Peter! Don’t despair. All is not lost. You can’t fix the harm your choice caused. But, through his death, the one you spurned fixed the problem of sin for you and all others.
Moving Past the Shame
We all face moments of humiliation. Caught with our hands in the cookie jar or under the shirt of our betrothed. Caught saying words we shouldn’t whether in denial, anger, or deceit. Covering our tracks, hedging the truth. Seeking desperate solutions that only make matters worse. Like Peter, we want to hide until the accusing fingers retract and everyone moves on to the next sensational headline of someone else’s sin.
The six-million-dollar question is this: how did Peter move from a huddled heap of tears and regret to a fearless leader on the Day of Pentecost less than two months later?
Jesus didn’t let Peter wallow in his shame. Mark 16:7 says that an angel instructed the women to tell the disciples and Peter of his return to life. Luke 24:34 suggests that Jesus met with Peter privately in those first crucial hours after his resurrection. John tells the heart-mending story of Peter’s reinstatement in John 21.
Peter overcame his shame in three steps. First, he acknowledged his error. Next, he accepted Christ’s forgiveness. Finally, he returned to God’s plan for him, stronger than ever. Knowing the high cost of failure gave him the courage to proclaim to Jewish leaders, “There is no other name under heaven given to mankind by which we must be saved” (Acts 4:12).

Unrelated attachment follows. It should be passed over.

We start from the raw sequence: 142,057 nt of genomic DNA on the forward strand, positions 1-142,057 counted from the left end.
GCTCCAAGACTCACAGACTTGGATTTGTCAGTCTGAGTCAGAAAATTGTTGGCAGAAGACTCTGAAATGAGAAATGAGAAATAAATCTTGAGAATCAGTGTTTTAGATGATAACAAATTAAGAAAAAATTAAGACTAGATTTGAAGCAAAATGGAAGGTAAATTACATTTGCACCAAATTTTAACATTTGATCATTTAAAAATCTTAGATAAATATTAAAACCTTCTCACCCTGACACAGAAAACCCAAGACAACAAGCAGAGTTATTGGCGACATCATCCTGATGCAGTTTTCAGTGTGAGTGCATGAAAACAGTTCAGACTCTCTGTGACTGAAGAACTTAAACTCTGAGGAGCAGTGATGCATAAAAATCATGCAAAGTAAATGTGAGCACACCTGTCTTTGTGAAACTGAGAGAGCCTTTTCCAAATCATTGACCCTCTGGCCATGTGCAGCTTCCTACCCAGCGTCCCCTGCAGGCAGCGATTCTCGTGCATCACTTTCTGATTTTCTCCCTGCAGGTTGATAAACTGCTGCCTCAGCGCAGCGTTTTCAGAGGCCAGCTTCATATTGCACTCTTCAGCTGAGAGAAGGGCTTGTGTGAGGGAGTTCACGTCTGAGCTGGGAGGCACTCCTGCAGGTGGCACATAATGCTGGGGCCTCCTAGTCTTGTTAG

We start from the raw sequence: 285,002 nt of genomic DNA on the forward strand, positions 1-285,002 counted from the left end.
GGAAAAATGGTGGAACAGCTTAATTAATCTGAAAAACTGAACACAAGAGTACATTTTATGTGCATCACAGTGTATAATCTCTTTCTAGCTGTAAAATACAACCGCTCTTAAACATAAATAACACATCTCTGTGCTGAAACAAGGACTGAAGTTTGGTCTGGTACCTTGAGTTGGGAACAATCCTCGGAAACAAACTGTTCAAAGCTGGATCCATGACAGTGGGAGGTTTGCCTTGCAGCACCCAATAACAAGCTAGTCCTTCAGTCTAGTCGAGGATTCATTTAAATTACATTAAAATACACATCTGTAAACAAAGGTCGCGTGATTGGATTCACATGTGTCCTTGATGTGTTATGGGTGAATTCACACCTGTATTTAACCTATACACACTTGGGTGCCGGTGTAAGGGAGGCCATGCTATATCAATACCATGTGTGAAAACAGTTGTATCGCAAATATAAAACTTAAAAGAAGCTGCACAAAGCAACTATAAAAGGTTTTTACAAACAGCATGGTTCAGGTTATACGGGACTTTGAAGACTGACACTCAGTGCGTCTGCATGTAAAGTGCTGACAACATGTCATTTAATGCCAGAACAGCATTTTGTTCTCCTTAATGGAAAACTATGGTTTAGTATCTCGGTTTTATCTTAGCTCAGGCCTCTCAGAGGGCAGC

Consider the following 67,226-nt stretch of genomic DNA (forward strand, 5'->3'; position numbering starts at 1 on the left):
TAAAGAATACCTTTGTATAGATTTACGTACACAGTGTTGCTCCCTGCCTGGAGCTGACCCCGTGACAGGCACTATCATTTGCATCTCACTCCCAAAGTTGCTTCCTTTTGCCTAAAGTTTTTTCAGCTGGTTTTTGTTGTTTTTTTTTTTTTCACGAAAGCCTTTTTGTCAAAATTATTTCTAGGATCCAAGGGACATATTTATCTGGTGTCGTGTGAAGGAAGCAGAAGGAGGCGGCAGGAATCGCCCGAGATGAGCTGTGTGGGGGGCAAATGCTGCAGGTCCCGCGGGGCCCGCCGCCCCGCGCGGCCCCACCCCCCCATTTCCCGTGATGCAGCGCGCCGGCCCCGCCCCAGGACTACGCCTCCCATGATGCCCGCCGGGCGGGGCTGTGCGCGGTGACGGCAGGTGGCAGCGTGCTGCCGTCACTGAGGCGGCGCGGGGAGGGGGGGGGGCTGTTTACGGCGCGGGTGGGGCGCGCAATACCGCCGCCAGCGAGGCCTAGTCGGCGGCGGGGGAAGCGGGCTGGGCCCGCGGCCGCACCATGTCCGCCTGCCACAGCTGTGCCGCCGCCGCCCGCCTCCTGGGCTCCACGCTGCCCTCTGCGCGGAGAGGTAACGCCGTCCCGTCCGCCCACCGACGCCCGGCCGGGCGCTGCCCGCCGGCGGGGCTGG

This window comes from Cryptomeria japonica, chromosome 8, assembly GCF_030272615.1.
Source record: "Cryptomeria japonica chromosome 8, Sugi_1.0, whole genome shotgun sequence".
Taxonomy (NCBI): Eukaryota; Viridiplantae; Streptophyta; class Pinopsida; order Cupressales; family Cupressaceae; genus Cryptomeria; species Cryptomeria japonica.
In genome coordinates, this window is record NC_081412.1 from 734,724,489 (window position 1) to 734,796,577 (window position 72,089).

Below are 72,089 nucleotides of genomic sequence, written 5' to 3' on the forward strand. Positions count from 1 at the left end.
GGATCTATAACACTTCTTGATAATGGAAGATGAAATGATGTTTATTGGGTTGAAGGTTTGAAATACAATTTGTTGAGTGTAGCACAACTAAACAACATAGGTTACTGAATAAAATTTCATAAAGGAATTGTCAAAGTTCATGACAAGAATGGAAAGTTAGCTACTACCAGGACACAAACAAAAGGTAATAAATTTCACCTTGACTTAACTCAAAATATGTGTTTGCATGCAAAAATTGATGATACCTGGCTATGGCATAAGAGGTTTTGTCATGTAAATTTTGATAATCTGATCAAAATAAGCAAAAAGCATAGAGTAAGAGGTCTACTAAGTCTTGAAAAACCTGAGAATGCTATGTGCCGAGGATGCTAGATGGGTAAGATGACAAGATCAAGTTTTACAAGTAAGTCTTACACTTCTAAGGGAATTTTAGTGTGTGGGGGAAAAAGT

Shame no longer bound Peter like a straightjacket; instead it morphed into humility as Peter learned to let the Holy Spirit work through him to do great things for God’s kingdom.
Have your poor choices been held up to public scrutiny? Maybe you bear a secret no one else knows, but you know God knows and you hang your head, feeling like you can never be fully useful to his kingdom. You can move past the shame. Admit to God what you’ve done. Accept that he has forgiven you. Allow your moment of shame to strengthen you for what God has planned for you to do in his kingdom.
Just like Peter.
Karen Wingate is a Bible study leader, blogger, and minister’s wife in Roseville, Illinois. Her blog appears at www.graceonparade.com.